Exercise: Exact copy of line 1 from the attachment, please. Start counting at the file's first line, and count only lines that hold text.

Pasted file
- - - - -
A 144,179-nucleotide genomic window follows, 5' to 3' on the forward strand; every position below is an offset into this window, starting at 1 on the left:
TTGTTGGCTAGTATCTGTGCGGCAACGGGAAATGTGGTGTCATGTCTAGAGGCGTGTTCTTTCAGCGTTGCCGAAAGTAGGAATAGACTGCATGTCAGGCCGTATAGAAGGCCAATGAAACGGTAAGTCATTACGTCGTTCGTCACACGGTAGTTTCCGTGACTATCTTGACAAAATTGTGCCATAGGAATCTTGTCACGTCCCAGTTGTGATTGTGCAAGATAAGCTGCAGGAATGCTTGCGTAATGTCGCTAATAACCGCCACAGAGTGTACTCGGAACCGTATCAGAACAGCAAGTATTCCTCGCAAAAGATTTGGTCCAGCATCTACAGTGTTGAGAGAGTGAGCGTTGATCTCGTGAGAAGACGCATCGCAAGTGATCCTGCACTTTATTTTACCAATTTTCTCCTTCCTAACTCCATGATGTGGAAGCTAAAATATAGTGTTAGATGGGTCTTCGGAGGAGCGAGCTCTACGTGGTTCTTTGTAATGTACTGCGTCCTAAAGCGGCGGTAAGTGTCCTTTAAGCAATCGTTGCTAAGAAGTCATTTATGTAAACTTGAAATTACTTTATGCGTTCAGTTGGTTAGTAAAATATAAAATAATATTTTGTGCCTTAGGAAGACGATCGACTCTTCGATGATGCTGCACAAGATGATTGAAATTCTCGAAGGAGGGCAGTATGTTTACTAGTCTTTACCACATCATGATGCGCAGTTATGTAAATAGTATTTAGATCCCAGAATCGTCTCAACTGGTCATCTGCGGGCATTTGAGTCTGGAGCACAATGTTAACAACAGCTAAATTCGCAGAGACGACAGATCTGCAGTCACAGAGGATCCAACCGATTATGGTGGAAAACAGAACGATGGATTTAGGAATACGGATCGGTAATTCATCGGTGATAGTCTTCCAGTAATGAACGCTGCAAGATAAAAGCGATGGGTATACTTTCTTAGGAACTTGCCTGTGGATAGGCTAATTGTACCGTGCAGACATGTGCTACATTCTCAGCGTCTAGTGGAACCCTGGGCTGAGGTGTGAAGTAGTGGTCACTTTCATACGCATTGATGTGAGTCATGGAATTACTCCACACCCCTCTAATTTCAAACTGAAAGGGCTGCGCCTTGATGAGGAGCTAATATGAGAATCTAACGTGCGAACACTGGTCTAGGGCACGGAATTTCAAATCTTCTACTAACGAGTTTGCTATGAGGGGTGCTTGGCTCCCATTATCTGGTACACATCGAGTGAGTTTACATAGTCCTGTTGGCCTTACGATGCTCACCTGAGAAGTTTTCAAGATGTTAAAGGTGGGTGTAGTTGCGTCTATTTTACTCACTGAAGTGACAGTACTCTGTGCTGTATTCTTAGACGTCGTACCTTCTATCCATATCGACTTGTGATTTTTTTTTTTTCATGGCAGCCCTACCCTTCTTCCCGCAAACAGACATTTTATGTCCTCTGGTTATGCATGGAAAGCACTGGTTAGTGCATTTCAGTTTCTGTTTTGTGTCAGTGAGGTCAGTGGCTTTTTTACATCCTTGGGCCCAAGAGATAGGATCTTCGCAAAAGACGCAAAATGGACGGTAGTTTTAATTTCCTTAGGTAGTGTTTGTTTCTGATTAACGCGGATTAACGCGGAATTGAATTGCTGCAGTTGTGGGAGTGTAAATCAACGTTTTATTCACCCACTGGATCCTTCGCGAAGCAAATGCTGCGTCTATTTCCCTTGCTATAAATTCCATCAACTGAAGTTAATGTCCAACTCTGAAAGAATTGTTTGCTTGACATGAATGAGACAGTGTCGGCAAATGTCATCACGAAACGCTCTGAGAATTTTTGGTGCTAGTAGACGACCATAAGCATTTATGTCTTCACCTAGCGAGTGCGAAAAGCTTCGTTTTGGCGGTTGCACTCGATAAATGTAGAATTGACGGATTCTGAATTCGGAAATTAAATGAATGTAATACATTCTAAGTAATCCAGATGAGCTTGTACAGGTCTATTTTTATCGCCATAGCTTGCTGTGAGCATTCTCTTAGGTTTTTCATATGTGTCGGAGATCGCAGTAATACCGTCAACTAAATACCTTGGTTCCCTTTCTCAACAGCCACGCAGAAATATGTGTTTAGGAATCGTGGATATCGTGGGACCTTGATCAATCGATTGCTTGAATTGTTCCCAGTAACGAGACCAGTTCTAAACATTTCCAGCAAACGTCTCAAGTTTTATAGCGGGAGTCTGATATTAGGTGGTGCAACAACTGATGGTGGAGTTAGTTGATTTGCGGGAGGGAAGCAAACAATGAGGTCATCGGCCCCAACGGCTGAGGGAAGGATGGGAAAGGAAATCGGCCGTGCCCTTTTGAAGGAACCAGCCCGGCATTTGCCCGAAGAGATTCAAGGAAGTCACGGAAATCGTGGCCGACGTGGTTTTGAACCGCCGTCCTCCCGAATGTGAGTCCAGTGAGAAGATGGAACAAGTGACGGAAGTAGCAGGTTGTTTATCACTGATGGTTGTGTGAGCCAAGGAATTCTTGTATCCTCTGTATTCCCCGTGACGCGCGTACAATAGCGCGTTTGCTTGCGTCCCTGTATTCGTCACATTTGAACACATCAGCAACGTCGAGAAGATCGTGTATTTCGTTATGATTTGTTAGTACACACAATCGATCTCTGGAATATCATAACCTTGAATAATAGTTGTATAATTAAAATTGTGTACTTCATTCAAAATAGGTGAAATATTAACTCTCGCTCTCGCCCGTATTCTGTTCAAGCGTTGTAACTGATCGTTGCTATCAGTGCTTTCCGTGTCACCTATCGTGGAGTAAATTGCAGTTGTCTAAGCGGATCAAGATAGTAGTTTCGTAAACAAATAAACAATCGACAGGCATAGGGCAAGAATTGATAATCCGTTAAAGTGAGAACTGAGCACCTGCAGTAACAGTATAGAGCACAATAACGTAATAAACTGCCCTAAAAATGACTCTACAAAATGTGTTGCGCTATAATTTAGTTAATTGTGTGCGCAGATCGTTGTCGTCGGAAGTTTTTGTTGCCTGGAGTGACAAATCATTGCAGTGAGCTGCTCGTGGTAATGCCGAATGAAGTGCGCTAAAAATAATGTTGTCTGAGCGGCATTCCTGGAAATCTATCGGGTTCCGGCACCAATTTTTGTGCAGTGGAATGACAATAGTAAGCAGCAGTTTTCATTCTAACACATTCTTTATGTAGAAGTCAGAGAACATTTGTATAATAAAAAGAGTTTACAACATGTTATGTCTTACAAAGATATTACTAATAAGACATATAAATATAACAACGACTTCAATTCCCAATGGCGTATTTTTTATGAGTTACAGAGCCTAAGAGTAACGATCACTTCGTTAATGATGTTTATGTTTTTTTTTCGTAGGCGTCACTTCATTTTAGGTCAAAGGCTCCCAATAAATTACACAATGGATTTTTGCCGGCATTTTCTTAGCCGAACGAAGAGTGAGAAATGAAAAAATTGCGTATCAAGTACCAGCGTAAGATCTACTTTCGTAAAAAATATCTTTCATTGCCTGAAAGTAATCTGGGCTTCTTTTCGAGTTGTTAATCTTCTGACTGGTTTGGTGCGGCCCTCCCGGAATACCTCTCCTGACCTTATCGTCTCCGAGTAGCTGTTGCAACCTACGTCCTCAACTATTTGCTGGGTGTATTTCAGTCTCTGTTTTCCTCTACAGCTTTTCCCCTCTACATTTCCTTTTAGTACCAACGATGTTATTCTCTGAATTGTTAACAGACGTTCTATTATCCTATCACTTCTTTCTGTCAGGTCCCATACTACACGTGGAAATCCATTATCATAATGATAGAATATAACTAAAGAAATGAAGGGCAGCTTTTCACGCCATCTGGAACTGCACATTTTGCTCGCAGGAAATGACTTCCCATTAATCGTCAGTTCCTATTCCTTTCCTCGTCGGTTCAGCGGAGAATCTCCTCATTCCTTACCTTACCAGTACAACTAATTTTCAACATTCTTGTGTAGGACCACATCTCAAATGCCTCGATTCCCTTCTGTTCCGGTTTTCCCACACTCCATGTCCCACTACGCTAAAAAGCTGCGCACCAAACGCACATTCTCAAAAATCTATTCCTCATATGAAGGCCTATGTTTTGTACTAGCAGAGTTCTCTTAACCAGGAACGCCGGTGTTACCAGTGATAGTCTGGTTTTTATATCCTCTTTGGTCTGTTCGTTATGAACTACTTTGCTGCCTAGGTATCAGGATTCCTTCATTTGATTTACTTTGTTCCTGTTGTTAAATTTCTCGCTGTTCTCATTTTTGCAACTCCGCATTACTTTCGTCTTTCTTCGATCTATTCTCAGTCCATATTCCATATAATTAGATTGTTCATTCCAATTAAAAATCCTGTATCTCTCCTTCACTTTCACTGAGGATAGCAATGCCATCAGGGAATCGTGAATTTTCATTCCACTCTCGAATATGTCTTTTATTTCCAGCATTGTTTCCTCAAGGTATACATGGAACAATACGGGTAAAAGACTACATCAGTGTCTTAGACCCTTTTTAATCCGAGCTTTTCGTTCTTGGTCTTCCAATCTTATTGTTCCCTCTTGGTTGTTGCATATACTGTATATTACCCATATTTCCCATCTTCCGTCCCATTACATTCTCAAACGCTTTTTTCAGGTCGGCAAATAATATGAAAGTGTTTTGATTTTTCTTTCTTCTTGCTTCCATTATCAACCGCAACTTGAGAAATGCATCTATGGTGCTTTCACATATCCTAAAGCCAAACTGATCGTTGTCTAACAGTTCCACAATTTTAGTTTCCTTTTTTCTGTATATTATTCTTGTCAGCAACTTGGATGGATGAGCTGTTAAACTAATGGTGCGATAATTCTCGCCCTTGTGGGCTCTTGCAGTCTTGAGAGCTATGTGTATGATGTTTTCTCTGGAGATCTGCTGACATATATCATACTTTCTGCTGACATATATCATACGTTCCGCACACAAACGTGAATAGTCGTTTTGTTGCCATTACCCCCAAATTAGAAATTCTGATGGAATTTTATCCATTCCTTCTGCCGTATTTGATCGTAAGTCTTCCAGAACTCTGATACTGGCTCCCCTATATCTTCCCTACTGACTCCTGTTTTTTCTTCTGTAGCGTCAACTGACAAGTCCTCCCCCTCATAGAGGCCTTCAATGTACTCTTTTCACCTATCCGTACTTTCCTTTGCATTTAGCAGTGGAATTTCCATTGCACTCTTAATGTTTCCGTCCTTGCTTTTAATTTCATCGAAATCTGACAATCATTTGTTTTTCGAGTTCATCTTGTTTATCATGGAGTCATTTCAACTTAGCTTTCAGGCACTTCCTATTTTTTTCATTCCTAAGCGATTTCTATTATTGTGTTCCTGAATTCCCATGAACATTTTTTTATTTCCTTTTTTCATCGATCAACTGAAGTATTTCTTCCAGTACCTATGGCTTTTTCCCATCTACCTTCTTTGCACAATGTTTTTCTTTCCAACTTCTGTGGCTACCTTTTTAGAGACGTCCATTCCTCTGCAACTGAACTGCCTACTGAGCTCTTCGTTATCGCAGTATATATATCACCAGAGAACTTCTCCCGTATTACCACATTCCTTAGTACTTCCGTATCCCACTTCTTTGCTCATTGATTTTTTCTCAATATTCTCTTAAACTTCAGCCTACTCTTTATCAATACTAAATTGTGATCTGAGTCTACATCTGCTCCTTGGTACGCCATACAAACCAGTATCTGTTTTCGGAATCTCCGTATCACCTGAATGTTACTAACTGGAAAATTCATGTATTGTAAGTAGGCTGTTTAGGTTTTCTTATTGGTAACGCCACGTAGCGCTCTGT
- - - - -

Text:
A 144,179-nucleotide genomic window follows, 5' to 3' on the forward strand; every position below is an offset into this window, starting at 1 on the left: